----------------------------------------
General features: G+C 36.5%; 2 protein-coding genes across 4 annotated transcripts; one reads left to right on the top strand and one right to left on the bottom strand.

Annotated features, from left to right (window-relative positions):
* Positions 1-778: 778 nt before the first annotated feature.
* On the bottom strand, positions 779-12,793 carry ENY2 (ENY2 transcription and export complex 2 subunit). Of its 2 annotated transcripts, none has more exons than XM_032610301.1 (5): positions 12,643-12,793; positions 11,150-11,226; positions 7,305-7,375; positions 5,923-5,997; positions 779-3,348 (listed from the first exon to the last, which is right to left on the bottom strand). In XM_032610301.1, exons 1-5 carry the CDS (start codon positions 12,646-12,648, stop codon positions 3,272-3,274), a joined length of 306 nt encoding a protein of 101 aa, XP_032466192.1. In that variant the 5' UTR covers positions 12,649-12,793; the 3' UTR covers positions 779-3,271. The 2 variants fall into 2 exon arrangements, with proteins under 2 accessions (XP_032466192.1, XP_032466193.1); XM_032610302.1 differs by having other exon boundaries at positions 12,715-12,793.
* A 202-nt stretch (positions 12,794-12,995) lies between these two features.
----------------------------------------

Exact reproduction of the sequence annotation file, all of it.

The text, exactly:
General features: G+C 36.5%; 2 protein-coding genes across 4 annotated transcripts; one reads left to right on the top strand and one right to left on the bottom strand.

Annotated features, from left to right (window-relative positions):
* Positions 1-778: 778 nt before the first annotated feature.
* On the bottom strand, positions 779-12,793 carry ENY2 (ENY2 transcription and export complex 2 subunit). Of its 2 annotated transcripts, none has more exons than XM_032610301.1 (5): positions 12,643-12,793; positions 11,150-11,226; positions 7,305-7,375; positions 5,923-5,997; positions 779-3,348 (listed from the first exon to the last, which is right to left on the bottom strand). In XM_032610301.1, exons 1-5 carry the CDS (start codon positions 12,646-12,648, stop codon positions 3,272-3,274), a joined length of 306 nt encoding a protein of 101 aa, XP_032466192.1. In that variant the 5' UTR covers positions 12,649-12,793; the 3' UTR covers positions 779-3,271. The 2 variants fall into 2 exon arrangements, with proteins under 2 accessions (XP_032466192.1, XP_032466193.1); XM_032610302.1 differs by having other exon boundaries at positions 12,715-12,793.
* A 202-nt stretch (positions 12,794-12,995) lies between these two features.